‘Behave’ functional testing and the context object

Saving data to the context object

When using the behave framework for functional testing it’s often necessary to set some data at the start of the testing and be able to make use of it throughout the test run.

The context object (api of the object) is there to help you however I don’t think the current documentation makes it as it clear as it should be how you do this.

An Example

Within the environment.py (placed in your features directory) you can define an event handler to run before any testing is done, that event handler is called before_all below is an example of using before_all to set an arbitrary value which is then available through out the test run.

#This event runs before any of your tests
def before_all(context):
   #Choose whatever property name you like and assign 
   #a value to it. In this case I have chosen 'colour'
   #and assigned "RED" to it.
   context.colour = "RED"

   #You can assign any python object to one of these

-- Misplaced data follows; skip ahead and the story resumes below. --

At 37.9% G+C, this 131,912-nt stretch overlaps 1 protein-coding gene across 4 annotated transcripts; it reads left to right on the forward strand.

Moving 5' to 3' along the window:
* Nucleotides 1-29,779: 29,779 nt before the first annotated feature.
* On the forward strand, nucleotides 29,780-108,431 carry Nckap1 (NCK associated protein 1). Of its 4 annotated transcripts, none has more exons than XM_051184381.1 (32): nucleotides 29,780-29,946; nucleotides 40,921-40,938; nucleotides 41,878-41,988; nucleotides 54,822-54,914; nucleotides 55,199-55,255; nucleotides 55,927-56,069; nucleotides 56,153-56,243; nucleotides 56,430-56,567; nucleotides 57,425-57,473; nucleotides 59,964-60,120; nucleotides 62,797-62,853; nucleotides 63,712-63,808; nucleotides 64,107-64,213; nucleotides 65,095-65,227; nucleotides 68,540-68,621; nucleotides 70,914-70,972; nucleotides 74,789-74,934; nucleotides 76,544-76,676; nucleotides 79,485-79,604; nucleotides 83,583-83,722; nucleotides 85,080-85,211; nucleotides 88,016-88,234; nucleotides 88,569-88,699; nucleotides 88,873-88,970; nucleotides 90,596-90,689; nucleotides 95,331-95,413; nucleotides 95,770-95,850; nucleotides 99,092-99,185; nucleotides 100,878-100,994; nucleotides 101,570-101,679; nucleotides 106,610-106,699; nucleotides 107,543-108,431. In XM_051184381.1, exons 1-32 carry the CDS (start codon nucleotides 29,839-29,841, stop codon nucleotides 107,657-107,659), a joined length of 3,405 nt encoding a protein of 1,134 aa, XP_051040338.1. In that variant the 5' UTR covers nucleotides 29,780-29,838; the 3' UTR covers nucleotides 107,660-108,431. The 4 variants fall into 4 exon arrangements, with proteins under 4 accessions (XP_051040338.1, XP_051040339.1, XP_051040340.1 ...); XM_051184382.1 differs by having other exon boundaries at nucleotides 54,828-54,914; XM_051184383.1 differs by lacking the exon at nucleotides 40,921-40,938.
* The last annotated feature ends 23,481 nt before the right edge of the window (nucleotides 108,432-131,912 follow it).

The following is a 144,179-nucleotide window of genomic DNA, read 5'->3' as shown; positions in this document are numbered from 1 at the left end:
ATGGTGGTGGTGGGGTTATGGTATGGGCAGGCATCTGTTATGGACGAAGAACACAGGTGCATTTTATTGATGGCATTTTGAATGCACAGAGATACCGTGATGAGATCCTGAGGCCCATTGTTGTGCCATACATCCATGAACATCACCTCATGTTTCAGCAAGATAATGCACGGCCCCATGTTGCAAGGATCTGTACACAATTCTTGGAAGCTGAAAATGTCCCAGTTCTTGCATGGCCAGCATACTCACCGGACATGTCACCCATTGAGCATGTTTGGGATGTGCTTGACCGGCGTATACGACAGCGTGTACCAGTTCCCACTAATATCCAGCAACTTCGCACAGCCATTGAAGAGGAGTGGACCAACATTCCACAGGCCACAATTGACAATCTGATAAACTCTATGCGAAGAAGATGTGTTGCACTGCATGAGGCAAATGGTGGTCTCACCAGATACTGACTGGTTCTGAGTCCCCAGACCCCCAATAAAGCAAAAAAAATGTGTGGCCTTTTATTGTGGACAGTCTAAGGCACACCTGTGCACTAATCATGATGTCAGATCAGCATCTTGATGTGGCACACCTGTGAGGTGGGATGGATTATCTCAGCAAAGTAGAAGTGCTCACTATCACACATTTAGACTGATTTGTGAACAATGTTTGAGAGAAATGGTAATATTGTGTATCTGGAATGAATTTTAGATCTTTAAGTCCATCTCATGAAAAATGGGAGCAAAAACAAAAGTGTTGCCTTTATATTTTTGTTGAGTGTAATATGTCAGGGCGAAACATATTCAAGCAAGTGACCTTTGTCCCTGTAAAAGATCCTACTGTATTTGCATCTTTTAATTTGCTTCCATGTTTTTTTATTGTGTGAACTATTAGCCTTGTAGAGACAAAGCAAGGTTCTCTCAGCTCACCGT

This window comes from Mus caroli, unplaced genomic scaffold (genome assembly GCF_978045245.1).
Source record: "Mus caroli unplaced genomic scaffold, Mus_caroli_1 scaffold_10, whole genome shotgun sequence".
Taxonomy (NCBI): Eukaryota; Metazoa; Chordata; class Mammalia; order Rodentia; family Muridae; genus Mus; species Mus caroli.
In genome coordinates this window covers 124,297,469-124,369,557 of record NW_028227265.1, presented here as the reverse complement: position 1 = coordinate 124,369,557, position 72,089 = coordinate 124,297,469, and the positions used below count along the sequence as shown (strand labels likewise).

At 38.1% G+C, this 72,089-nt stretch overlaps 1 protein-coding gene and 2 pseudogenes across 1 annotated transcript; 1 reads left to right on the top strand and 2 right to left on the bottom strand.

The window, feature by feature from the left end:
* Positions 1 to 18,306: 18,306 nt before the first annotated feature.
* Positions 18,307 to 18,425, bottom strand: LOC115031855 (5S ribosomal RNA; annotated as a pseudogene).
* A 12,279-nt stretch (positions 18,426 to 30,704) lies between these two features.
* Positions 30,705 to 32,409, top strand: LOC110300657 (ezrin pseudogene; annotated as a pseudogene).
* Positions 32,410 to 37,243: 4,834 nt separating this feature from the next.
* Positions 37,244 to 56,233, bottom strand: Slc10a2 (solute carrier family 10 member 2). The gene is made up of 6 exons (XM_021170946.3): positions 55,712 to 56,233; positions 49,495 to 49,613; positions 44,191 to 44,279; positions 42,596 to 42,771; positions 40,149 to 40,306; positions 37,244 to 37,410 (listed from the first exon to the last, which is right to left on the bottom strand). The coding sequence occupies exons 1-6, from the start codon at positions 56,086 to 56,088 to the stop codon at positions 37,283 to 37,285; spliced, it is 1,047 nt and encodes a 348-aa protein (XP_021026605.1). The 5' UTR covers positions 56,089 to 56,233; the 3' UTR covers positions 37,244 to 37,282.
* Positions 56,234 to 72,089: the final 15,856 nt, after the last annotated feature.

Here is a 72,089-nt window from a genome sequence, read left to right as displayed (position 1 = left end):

#properties, here's an example of assigning a dictionary
   #to one
   context.weather = {'temp-centigrade': '21', 'wind-speed-kmh': 5}


The context object is used by behave for other purposes so whatever property you set you need to check that it’s not one that is used by behave internally.

There’s a list of the internally used properties here so you can avoid them.

My opinon

To ensure you don’t accidentally stomp on one of the predefined properties it might be best to use only one top level property (eg context.my_project_name) and assign an empty dictionary to that. You can then store everything you want within the dictionary at context.my_project_name).

Leave a Reply

Your email address will not be published. Required fields are marked *